Note taken. Thanks. And also, thanks to anyone I missed. Dandy Dave!

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ALDL readng tools are fairly cheap these days. Always good to have on hand. Maybe price one. Probably less expensive and time saving than trailering the car to the parts store.

I worked on these cars for years. Drivability problems were always a chore to diagnose and repair. Easier than Ford with a breakout box though.

Take a quick look to see that all vacuum lines are attached or not sucked closed when the engine is running. Vacuum leaks or sucked closed vacuum lines can ruin a whole day...

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Sounds like a clogged cat. An easy way to check it is to pull the Oxygen sensor ahead of the catalytic convertor and then go for a quick drive it it seems better you will notice a change as the exhaust has a way to get away...don't do it for long as the exhaust gases will melt stuff.....

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Say, What do you fellows think of this???

ALDL OBD1 OBD cable OBDI OBD2 engine codes

Or...

Check Engine Light OBD2 OBDII scan tool OBD

Something like this may just get me out of the caveman approach of the old 5 senses. Dandy Dave!

Both are good and handy. I'm not sure if you have the OBD1 or OBD2. The repair manual should offer the answer to which Onboard Diagnostic connection you have. The pictures offered at the site are clear and should give you which one you have.

As far as the 5 senses for repairing, these are much needed as well. This tool will tell you what sensor is throwing a code. It will not directed you to the actual cause of the code. From there on its up to your five senses to follow the flow chart in the manual for the code thrown. GM was never my favorite in the computer department. Chrysler was ok. Just cycle the key and the CEL would flash codes. No data connection required. Ford was a nightmare of it's own.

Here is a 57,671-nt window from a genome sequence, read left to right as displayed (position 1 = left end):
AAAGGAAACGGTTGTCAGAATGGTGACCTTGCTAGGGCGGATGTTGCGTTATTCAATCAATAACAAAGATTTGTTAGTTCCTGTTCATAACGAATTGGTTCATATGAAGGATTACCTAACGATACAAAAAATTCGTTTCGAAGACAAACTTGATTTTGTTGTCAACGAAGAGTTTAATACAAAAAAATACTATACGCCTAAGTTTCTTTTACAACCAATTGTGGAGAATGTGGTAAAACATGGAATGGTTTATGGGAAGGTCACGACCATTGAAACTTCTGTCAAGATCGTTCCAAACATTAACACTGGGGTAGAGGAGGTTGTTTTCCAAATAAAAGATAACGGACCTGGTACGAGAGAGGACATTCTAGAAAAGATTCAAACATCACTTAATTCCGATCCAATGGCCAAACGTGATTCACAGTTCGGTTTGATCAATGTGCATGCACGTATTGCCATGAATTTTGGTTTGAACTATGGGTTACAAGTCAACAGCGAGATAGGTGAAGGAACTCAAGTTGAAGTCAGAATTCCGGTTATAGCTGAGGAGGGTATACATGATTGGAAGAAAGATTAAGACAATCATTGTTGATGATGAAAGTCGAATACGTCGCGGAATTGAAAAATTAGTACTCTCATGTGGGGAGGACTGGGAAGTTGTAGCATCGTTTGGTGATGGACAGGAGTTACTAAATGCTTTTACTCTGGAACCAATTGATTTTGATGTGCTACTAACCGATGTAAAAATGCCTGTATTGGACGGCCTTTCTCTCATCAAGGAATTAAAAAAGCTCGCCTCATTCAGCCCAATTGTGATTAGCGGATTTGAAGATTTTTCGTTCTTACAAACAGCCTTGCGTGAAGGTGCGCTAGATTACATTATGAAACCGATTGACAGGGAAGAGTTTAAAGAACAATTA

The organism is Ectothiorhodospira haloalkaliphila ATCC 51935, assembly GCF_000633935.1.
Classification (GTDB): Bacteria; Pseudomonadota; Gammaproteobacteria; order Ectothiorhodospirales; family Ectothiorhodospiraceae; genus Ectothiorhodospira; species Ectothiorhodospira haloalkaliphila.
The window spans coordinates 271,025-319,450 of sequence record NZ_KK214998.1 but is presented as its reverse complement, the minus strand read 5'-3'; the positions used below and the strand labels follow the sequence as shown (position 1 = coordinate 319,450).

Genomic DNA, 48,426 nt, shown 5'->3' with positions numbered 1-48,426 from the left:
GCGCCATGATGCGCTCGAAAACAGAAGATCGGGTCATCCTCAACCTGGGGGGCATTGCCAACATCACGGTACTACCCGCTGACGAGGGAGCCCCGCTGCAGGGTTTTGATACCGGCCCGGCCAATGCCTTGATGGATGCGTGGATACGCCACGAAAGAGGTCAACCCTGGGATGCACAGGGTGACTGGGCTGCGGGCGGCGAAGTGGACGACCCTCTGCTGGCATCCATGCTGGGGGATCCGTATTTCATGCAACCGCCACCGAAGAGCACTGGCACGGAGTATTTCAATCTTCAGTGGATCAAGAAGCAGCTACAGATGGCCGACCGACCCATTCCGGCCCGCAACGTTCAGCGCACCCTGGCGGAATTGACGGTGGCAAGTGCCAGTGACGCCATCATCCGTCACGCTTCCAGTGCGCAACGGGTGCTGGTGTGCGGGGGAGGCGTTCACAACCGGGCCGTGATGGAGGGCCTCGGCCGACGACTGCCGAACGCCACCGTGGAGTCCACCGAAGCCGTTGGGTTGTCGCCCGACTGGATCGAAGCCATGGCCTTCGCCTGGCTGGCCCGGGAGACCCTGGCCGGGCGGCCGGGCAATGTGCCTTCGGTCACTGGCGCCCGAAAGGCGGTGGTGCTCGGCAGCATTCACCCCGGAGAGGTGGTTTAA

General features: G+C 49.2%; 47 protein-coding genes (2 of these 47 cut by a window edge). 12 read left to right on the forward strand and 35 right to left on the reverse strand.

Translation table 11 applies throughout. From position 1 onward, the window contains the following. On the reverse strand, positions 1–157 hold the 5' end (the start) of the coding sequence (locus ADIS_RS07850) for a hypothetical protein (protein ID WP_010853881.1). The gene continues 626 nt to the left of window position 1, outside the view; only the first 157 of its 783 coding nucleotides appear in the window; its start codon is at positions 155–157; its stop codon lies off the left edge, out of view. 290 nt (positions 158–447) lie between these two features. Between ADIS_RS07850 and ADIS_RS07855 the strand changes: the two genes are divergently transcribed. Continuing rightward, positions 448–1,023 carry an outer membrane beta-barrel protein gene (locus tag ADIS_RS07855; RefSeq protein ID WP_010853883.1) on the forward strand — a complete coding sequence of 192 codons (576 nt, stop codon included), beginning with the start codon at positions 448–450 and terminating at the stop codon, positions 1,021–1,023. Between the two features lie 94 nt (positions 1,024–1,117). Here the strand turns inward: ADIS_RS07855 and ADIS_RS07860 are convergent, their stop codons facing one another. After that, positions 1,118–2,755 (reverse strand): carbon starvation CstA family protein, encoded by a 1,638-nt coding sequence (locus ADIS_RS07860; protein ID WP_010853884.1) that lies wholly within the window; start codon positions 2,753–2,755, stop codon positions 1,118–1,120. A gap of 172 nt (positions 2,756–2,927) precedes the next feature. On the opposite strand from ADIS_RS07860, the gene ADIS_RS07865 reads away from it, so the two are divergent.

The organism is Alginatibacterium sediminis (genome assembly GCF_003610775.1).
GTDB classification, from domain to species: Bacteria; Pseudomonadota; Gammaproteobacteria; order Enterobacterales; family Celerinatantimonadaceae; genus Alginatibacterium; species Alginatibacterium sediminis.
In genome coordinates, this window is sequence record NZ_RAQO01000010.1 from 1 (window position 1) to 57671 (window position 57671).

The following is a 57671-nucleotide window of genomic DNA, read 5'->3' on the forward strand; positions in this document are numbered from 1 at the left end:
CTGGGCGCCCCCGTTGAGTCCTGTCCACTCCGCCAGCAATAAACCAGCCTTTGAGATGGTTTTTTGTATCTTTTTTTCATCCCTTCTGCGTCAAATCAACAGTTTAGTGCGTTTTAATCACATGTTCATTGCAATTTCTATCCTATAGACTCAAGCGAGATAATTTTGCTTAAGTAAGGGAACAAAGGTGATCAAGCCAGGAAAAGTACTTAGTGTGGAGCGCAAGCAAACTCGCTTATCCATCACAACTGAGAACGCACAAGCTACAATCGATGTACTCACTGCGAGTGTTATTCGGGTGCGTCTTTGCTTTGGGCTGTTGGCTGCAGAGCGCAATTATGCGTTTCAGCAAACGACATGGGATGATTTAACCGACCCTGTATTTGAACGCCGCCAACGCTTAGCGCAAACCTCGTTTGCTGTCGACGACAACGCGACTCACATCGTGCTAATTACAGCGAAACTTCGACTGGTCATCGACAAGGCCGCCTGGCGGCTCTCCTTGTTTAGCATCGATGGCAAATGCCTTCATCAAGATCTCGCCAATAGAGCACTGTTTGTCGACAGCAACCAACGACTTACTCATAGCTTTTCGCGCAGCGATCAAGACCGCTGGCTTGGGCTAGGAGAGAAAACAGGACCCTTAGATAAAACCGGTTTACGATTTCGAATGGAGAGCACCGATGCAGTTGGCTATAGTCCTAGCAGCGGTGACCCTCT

Edited by avgwarhawk (see edit history)
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1996 is a little bit of a freak and is kind of a OBD 1.5 (I had a 96 Regal). It has some of the functionality of both and depending on how the reader is set up may or may not get all your codes. Go to Autozone/O'Reilly's/Advanced/NAPA and see what they are using and ask them to check for you and they should give you the right stuff.

For the cost of those units you can get a simple scanner at Harbor Frieght and your neighbor hood autppoarts place for less.....all you typically need is a little hand held unit.

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After doing a little internet research, there is a sticker under the hood that conferms it is OBD II. Makes me feel like one of them Star Trek shows with the Borg running around saying, You will be assimilated. You will be part of the collective. What, a Rebbel like me??? :P Bawaaaaawwwwwaaahawhawhawhaw.

How about this... Buy Actron Auto Scanner OBD II Code Reader CP9575 at Advance Auto Parts

Welcome to the dark side of the force..... Dandy Dave!

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I was talking to Larry Schramm yesterday who is very knowlegable on the GM systems. He said that the hand held scanners do not check everything, only the goverment mandated parts which, as an example, may only read 40 codes out of 200 or more for whatever X brand of car. To really do a thorough check you really need a GM based program like one of these.

2011 GM Tech II Scanner Tool Kit V31.007 GM Tech 2+Candi+TIS+32MB card scanner | eBay

Kind of pricey and it only does GM cars. And to think, these cars will be 25 years old not all that far into the future. My hat goes off to those future collectors that are savvy enough to keep these car going as they become antiques. Dandy Dave!

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OK, So I picked up a Code Reader and a fuel pressure gage. Now I'm on to something just like I've been saying. The code that I got was a lean fuel code. If this thing was carburated, I would say that it is starving for fuel. The gage reads only 10 to 12 PSI. From what I can find on the web it should be 35 LBS or better. Taking a stab at it, it must be the fuel pressure regulator that has failed? It seems like the only logical thing to me at this point. What do you Buick buddies think??? Dandy Dave!